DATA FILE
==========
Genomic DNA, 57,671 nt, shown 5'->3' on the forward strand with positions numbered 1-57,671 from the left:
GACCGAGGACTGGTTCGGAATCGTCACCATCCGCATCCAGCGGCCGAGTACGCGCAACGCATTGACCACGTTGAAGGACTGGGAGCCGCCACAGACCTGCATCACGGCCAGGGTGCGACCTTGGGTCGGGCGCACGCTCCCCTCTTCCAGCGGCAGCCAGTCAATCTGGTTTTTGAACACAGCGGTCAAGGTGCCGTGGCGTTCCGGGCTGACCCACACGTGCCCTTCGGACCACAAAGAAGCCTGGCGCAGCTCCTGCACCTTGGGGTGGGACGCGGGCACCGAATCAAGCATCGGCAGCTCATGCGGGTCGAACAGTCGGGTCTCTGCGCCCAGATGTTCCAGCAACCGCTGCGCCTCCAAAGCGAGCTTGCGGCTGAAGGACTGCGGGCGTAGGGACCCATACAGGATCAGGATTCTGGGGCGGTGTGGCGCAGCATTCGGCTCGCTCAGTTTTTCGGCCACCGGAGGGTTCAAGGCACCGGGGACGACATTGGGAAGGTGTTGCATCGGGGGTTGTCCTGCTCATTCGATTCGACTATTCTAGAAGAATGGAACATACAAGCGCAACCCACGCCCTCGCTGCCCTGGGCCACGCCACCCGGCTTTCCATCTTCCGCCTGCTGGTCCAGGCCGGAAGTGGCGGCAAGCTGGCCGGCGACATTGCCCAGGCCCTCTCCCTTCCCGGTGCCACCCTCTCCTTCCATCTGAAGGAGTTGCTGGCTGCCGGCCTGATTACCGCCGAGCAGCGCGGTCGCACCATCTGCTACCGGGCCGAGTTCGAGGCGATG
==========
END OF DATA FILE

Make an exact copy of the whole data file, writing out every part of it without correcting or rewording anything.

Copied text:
Genomic DNA, 57,671 nt, shown 5'->3' on the forward strand with positions numbered 1-57,671 from the left:
GACCGAGGACTGGTTCGGAATCGTCACCATCCGCATCCAGCGGCCGAGTACGCGCAACGCATTGACCACGTTGAAGGACTGGGAGCCGCCACAGACCTGCATCACGGCCAGGGTGCGACCTTGGGTCGGGCGCACGCTCCCCTCTTCCAGCGGCAGCCAGTCAATCTGGTTTTTGAACACAGCGGTCAAGGTGCCGTGGCGTTCCGGGCTGACCCACACGTGCCCTTCGGACCACAAAGAAGCCTGGCGCAGCTCCTGCACCTTGGGGTGGGACGCGGGCACCGAATCAAGCATCGGCAGCTCATGCGGGTCGAACAGTCGGGTCTCTGCGCCCAGATGTTCCAGCAACCGCTGCGCCTCCAAAGCGAGCTTGCGGCTGAAGGACTGCGGGCGTAGGGACCCATACAGGATCAGGATTCTGGGGCGGTGTGGCGCAGCATTCGGCTCGCTCAGTTTTTCGGCCACCGGAGGGTTCAAGGCACCGGGGACGACATTGGGAAGGTGTTGCATCGGGGGTTGTCCTGCTCATTCGATTCGACTATTCTAGAAGAATGGAACATACAAGCGCAACCCACGCCCTCGCTGCCCTGGGCCACGCCACCCGGCTTTCCATCTTCCGCCTGCTGGTCCAGGCCGGAAGTGGCGGCAAGCTGGCCGGCGACATTGCCCAGGCCCTCTCCCTTCCCGGTGCCACCCTCTCCTTCCATCTGAAGGAGTTGCTGGCTGCCGGCCTGATTACCGCCGAGCAGCGCGGTCGCACCATCTGCTACCGGGCCGAGTTCGAGGCGATG